Business is like a race, but not how you might think.

Earlier this week we did something we don’t want to repeat any time soon. We decided to run an office half-mile challenge in 95 degree heat.

File that under “It Seemed Like a Good Idea at the Time.” And like any silver-lining searcher, I’ll take the opportunity to learn from that experience.

tweet about our race with reply

What can we learn? Our tiring race day looks a lot like lessons that apply to business. (And this time we’re not talking about competition.)

On your mark. Set. Go!

Race Lesson #1: Just try to be better than you were before

No one at SpyFu likes to run. There were just different degrees of how much each of us hates it. Still, we’re a competitive bunch, and we like outdoor activities. We wanted a challenge that would draw in enough takers to be lucrative and fun. To convince people to join in, we embraced one of our strongest principles:

Just be better than yesterday. 

If you strive for incremental improvement every time, you’ll build strong results. Accepting small improvements for yourself takes away those mental barriers that you have to knock something out of the park on your first try. That kind of thinking keeps you from making progress. Instead, it’s helpful to remind yourself that small steps are still steps forward. So yes, around here “Most  Improved” is as big a deal as winning outright would be.

trophy and money awards


Being “better than yesterday” is one of our guiding principles at SpyFu. We’re big fans of the idea that what you create doesn’t have to be perfect to be valuable. As long as you are authentic and serve up something helpful, entertaining, or insightful, people aren’t going to rake you over the coals for its shortcomings.

Start small and try something new that’s better than what it was yesterday. If you aim only for perfect, you will never leave the starting blocks.

That thinking helped us get over a fear of starting a huge undertaking with our in-house SEO audit. It was such an important, time-intensive project that we worried we weren’t ready to do it right. Plus, as much as we love the adage, just any improvement wouldn’t be enough. We can’t dedicate weeks of work to a project that gives us a tiny bump in the right direction, and you shouldn’t either.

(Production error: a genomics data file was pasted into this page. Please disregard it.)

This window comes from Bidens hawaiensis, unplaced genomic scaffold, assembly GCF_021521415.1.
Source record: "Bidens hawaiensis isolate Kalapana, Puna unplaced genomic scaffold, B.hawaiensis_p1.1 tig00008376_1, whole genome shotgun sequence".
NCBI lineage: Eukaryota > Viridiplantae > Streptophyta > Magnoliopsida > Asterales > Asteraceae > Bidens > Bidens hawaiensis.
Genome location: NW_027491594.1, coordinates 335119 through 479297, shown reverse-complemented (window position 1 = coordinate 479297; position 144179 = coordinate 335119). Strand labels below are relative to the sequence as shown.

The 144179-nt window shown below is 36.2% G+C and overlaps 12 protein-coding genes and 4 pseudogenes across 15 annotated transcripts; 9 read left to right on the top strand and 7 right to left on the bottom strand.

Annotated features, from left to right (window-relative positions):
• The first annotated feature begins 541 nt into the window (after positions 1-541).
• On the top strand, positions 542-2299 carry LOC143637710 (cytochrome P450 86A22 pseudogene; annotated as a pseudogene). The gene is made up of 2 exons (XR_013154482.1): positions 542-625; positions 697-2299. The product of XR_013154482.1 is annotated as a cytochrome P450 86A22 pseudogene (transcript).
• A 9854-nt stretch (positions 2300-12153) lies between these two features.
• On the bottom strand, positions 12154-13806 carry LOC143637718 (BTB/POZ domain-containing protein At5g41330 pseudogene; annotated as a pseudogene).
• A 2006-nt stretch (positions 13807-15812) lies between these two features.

Make the call on what “improvement” really means for that specific project and do what it takes to get there. 


Race Lesson #2: Conditions won’t be perfect.

Speaking of perfect…don’t wait for it, either.

On race day the temperature spiked 12 degrees from the day before (and it had already been sunny and warm). There’s no time to acclimate when summer decides to pop in for a surprise visit. A surge of heat like that one usually triggers some air quality issues, too. Combine that with Arizona allergy season, and you get some stressed-out lungs. We found ourselves in a post-race heap of coughing fits with a few runners reaching for their inhalers.

It’s not like we didn’t see it coming. This tree outside of our office could have been a hint of the sneezing and wheezing we were about to sign up for.

yellow flowers in the tree and on the ground
Every yellow thing is a little pollen bomb.


Would Thursday have been a better day to run than Tuesday?

Yep. A big yep.

Temps would be going back to normal, but then allergens are still strong this time of year. So what about the Tuesday after that? Or the next one?

That’s where it becomes clear that conditions will never be perfect. Adjusting for one detail can just uncover a different challenge.

Think about how we chase perfect conditions in our work.

  • I’ll be just getting back from vacation. Can we bump that phone call?
  • He wants to talk to a few more people before signing off on the artwork.
  • I’m still working on the wording of this report. It’s not quite ready.
  • Let’s not pitch them until we have a bigger team in place.

This one’s a hard balance, because sometimes it’s smart to catch obstacles or potential issues up front. That post-mortem I mentioned earlier is a great example. People who have learned from past hiccups turn that experience into valuable insight.